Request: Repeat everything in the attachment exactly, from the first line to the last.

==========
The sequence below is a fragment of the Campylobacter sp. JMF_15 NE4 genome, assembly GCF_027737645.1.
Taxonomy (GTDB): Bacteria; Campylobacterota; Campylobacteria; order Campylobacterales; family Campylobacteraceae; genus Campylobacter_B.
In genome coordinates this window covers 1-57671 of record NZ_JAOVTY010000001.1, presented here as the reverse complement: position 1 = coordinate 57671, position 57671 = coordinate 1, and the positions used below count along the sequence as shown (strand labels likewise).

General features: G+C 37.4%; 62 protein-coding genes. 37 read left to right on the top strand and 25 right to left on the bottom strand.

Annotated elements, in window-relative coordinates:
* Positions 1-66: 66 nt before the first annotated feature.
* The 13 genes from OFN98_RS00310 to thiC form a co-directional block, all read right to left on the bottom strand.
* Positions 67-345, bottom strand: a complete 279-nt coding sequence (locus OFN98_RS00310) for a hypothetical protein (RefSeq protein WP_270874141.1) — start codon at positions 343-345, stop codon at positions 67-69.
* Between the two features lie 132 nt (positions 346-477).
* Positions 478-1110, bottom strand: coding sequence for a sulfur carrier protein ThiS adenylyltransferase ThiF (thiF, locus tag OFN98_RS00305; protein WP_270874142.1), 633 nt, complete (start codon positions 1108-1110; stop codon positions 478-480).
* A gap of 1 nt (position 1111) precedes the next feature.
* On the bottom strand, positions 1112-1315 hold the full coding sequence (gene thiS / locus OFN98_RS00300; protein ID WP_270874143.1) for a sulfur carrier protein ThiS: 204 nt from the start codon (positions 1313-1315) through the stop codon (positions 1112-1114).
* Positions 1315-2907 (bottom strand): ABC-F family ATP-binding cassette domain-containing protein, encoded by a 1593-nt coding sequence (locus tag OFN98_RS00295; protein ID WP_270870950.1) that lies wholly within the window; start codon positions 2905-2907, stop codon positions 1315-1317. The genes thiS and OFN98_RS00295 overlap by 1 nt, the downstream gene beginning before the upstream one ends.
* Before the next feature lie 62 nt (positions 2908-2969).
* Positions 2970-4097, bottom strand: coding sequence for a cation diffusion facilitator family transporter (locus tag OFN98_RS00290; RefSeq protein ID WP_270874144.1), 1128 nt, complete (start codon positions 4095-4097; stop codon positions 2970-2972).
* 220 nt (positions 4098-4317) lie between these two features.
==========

The sequence below is a fragment of the Campylobacter sp. JMF_15 NE4 genome, assembly GCF_027737645.1.
Taxonomy (GTDB): Bacteria; Campylobacterota; Campylobacteria; order Campylobacterales; family Campylobacteraceae; genus Campylobacter_B.
In genome coordinates this window covers 1-57671 of record NZ_JAOVTY010000001.1, presented here as the reverse complement: position 1 = coordinate 57671, position 57671 = coordinate 1, and the positions used below count along the sequence as shown (strand labels likewise).

General features: G+C 37.4%; 62 protein-coding genes. 37 read left to right on the top strand and 25 right to left on the bottom strand.

Annotated elements, in window-relative coordinates:
* Positions 1-66: 66 nt before the first annotated feature.
* The 13 genes from OFN98_RS00310 to thiC form a co-directional block, all read right to left on the bottom strand.
* Positions 67-345, bottom strand: a complete 279-nt coding sequence (locus OFN98_RS00310) for a hypothetical protein (RefSeq protein WP_270874141.1) — start codon at positions 343-345, stop codon at positions 67-69.
* Between the two features lie 132 nt (positions 346-477).
* Positions 478-1110, bottom strand: coding sequence for a sulfur carrier protein ThiS adenylyltransferase ThiF (thiF, locus tag OFN98_RS00305; protein WP_270874142.1), 633 nt, complete (start codon positions 1108-1110; stop codon positions 478-480).
* A gap of 1 nt (position 1111) precedes the next feature.
* On the bottom strand, positions 1112-1315 hold the full coding sequence (gene thiS / locus OFN98_RS00300; protein ID WP_270874143.1) for a sulfur carrier protein ThiS: 204 nt from the start codon (positions 1313-1315) through the stop codon (positions 1112-1114).
* Positions 1315-2907 (bottom strand): ABC-F family ATP-binding cassette domain-containing protein, encoded by a 1593-nt coding sequence (locus tag OFN98_RS00295; protein ID WP_270870950.1) that lies wholly within the window; start codon positions 2905-2907, stop codon positions 1315-1317. The genes thiS and OFN98_RS00295 overlap by 1 nt, the downstream gene beginning before the upstream one ends.
* Before the next feature lie 62 nt (positions 2908-2969).
* Positions 2970-4097, bottom strand: coding sequence for a cation diffusion facilitator family transporter (locus tag OFN98_RS00290; RefSeq protein ID WP_270874144.1), 1128 nt, complete (start codon positions 4095-4097; stop codon positions 2970-2972).
* 220 nt (positions 4098-4317) lie between these two features.